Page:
I’ve been working in a local school. Younger children have been learning about three-strand or four-strand braiding. For those in grade 4 and 5 I brought along rigid heddles and had them weave strips or “sashes”.
Here are some patterns you can make with a rigid heddle loom.
Now, if you have all threads of the same color, you get a solid colored cloth.
A single thread of a contrasting color makes a broken line.
OK, I had blue threads and a single white thread in the warp and then used white in the weft.
What happens when I use two contrasting threads on that blue background?
Two contrasting threads makes a solid vertical line.
What happens when I use three contrasting threads?
Three contrasting threads make a line that is fat-skinny-fat-skinny.
Now for four threads.
Four threads of a contrasting color make a solid line, a bit fatter solid line than the two threads.
What happens when I use five contrasting threads?
OK this was really two white, one yellow, and two white.
Since 2+1+2=5 this is five contrasting threads on a field of blue.
It makes kind of an interesting pattern.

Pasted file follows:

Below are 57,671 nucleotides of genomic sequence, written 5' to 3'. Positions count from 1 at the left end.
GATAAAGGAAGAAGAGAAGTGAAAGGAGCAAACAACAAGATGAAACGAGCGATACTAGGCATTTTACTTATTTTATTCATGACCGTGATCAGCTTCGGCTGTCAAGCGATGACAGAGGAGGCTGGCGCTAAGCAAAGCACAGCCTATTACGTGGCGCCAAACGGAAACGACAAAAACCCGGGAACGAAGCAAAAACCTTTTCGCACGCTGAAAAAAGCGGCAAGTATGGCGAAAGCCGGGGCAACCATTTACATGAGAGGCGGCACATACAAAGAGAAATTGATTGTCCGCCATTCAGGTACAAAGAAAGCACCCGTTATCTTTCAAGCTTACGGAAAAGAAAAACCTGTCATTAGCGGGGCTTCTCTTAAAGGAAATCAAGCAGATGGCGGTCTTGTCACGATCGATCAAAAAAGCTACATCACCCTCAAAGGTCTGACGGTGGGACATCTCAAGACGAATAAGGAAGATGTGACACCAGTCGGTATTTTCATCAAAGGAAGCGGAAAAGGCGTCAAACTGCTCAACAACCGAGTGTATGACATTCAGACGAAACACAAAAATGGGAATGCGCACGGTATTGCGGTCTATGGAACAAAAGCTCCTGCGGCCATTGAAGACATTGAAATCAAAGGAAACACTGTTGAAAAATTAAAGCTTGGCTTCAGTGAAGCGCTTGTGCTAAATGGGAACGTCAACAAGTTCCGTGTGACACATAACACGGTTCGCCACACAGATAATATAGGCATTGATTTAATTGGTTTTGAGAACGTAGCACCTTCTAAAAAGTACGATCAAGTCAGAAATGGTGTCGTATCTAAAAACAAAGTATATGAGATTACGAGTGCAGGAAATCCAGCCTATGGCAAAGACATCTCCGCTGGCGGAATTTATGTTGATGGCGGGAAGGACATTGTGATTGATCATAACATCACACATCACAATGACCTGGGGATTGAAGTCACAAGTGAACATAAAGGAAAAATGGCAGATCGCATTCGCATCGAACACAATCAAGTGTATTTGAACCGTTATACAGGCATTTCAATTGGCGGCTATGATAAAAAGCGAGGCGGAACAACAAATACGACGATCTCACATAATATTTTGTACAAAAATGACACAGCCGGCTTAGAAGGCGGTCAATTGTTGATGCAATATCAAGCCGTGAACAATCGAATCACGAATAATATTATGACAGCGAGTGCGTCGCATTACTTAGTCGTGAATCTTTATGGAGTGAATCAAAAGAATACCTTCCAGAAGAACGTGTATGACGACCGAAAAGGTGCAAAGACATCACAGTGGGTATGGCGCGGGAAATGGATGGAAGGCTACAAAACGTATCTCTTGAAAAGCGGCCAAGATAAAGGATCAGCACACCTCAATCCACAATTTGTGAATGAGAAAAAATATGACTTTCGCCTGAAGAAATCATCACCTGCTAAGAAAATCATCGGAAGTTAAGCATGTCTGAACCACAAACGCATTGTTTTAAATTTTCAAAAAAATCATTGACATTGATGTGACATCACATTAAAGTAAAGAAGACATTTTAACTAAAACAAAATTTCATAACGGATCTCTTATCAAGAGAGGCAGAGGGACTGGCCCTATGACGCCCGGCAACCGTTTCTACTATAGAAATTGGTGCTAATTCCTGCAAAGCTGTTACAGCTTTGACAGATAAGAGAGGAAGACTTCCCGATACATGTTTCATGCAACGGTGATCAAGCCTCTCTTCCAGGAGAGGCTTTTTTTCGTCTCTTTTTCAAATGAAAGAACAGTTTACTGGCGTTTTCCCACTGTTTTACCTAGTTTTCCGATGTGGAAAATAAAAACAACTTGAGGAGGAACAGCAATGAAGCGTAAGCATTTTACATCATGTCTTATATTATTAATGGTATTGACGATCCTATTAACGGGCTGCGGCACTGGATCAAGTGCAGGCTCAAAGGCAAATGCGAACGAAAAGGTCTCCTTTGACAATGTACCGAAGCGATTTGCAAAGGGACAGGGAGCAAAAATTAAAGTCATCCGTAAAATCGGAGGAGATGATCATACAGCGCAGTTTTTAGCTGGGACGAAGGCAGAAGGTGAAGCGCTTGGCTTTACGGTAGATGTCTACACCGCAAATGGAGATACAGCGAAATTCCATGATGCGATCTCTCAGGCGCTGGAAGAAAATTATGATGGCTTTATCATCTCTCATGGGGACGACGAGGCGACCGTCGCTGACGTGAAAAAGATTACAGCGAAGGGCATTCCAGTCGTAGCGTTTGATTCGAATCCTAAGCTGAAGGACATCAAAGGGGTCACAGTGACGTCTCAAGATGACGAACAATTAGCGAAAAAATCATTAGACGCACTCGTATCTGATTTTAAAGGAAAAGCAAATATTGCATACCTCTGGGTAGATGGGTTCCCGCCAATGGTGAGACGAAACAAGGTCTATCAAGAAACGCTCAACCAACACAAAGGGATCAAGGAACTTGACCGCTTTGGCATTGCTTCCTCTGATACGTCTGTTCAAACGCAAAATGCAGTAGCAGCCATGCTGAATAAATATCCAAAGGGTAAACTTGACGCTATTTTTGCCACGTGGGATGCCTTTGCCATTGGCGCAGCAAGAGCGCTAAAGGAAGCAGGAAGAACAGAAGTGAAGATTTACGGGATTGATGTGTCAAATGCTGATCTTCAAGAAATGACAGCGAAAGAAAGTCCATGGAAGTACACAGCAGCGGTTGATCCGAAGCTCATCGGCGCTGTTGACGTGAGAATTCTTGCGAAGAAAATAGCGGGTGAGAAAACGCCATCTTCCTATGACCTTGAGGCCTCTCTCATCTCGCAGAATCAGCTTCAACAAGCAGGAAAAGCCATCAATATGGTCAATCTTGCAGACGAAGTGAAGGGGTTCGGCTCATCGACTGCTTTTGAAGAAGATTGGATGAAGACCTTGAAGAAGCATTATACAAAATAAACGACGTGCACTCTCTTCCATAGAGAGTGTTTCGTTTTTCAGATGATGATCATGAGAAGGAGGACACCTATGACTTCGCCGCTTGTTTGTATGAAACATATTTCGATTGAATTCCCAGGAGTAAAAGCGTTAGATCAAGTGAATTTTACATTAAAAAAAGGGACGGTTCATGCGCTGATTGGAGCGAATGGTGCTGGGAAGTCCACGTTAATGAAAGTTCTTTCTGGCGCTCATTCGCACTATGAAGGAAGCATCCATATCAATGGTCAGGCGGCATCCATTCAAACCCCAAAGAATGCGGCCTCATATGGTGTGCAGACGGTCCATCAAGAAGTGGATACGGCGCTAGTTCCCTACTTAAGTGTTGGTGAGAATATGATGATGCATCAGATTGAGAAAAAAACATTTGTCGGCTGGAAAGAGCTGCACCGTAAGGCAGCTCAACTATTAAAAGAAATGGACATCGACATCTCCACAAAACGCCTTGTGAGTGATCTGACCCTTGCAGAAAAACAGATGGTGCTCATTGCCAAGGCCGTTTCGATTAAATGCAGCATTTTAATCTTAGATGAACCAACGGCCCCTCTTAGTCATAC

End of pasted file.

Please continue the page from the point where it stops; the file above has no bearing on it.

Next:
Many more patterns possible with a rigid heddle:
All right, here I started with four green threads.
Then I put greens in the slits and yellows in the holes for four threads, two of each color.
Then I put yellow threads in both slits and holes.
Then I put yellow threads in the slits and greens in the holes for four threads.
On the other edge I place four greens (slits and holes).
When you keep one color in the slits and another in the holes it gives you a horizontal line.
Switching colors every four or six threads will give you a checkerboard pattern.
Here are some of the strips woven by fifth graders.
Carol acknowledges that we are on Treaty 1 territory, the traditional gathering place of the Anishinaabe, Cree, Oji-Cree, Dakota and Dene people and the traditional homeland of the Métis people. Carol also acknowledges that sprang is part of many indigenous traditions and found in various forms all over the world. Let us re-discover this technique together.
© COPYRIGHT 2022. ALL RIGHTS RESERVED.